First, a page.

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Teamsters Unions Boycott Coca-Cola Products

Teamsters Local 170 is boycotting Coca-Cola. Over the last week, 80 Teamster truck drivers, warehouse employees and merchandisers have gone on strike against Coca-Cola Northeast in Westborough, Massachusetts. Members began picketing Monday after rejecting the company's final offer that would have stripped the employees of their seniority rights.

They were joined by Teamsters Local 25 Futures Committee, who, after having protested at St. Vincent's Hospital in Worcester in support of the nurses on strike, moved down to Westborough to support Local 170.

This is the second of two notable strikes against Coca-Cola that have occurred recently. The first began in Calgary on March 15, after some 268 workers at the Coca-Cola Refreshments Calgary plant struck over a dispute that involved members of Teamsters Local Union 987 of Alberta. Teamsters 987 has demanded "access to job security and protection from unnecessary third-party outsourcing as part of their collective agreement," reports Teamsters Canada.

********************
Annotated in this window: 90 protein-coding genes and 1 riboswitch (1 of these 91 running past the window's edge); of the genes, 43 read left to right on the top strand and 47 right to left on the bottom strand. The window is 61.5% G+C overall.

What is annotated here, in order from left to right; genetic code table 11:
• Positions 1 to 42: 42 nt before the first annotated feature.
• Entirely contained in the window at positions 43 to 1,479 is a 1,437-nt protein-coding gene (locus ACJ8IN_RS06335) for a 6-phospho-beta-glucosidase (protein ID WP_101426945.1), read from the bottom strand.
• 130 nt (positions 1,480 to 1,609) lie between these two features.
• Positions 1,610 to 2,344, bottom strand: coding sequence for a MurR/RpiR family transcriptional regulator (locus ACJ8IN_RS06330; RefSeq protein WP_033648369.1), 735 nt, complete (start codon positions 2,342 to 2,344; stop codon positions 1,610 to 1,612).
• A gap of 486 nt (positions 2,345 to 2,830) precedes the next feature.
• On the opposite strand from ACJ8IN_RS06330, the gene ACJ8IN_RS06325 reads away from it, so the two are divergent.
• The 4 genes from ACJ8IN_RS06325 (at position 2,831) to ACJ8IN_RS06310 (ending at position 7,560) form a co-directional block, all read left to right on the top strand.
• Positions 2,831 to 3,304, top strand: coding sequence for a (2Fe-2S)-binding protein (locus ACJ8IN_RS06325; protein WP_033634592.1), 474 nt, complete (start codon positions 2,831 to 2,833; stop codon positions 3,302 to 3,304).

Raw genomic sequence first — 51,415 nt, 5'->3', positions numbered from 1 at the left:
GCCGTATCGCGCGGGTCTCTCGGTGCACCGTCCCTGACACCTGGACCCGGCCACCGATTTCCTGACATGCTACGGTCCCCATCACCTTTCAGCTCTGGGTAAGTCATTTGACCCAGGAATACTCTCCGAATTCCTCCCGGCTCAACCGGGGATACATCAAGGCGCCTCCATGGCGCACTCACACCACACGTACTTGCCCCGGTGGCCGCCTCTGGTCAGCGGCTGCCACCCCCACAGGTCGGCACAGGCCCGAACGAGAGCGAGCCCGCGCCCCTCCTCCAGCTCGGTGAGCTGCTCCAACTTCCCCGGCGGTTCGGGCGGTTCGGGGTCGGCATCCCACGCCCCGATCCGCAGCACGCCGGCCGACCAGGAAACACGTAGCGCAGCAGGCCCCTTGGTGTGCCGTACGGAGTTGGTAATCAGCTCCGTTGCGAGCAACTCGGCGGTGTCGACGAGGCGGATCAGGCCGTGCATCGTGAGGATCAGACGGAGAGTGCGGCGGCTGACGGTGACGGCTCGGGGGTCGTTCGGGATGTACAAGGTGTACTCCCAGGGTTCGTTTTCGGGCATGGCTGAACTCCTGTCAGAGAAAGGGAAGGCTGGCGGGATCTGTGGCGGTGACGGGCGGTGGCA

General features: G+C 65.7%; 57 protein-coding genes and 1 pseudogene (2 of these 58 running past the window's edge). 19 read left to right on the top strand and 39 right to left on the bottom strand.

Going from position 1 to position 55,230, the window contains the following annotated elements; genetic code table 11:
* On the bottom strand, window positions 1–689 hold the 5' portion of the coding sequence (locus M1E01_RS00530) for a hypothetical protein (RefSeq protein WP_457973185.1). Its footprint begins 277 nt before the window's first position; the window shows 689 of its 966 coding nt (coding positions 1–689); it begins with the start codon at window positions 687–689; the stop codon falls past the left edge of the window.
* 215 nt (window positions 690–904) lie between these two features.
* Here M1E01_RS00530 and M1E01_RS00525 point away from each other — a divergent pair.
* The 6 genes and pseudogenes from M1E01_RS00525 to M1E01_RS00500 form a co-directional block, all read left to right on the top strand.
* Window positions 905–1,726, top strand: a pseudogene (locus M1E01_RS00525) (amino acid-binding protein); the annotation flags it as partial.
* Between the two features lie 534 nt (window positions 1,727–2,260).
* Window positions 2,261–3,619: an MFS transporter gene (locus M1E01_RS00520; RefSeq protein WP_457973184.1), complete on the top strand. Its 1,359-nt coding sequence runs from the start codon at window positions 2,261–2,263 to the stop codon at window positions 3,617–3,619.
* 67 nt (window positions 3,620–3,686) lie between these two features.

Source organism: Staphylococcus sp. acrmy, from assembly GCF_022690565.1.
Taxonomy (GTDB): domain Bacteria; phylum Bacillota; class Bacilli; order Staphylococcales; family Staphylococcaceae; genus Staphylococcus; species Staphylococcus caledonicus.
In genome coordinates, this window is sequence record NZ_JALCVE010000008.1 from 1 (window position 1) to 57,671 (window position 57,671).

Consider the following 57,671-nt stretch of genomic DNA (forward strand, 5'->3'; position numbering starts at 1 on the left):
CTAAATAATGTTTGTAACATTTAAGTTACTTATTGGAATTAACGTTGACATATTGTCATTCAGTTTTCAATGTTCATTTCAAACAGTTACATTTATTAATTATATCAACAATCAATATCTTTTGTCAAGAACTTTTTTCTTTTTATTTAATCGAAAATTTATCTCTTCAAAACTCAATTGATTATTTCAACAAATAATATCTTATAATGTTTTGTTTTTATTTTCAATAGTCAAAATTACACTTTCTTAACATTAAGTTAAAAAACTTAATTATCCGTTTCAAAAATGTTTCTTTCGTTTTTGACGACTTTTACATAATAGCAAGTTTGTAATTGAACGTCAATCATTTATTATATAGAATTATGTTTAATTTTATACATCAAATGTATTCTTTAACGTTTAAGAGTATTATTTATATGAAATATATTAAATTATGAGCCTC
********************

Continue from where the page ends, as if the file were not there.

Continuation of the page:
"Plant workers have steadily been losing job hours to third-party contractors, reducing their ability to earn a suitable livelihood for themselves and their families. Coca-Cola’s actions are limiting employees’ ability to fulfill their hours on good paying jobs, creating an insecure and worrying work environment while some of their work is fulfilled by non-union contractors," Teamsters Canada continues.

The vast majority of affected union workers - 94% - voted to strike on March 4. The strike has affected the delivery of Coca-Cola products to Alberta customers.

“These workers have dedicated themselves to keeping product moving to Albertans during a difficult time. Over the past year, these workers were deemed an essential service and have been there for Albertans. Now it’s time that Albertans stand with them as they fight for job security during uncertain times,” said Brock Penner, Business Agent for 987.

“Coca-Cola employees simply want to do their jobs with some level of predictability from their employer,” he continued. “We believe that everyone is entitled to dignity and security in the workplace. These have not been easy times for warehouse and delivery roles, and these hard-working Albertans deserve better. They have used their voices to speak up about their concerns, and we will always stand up for our workers."

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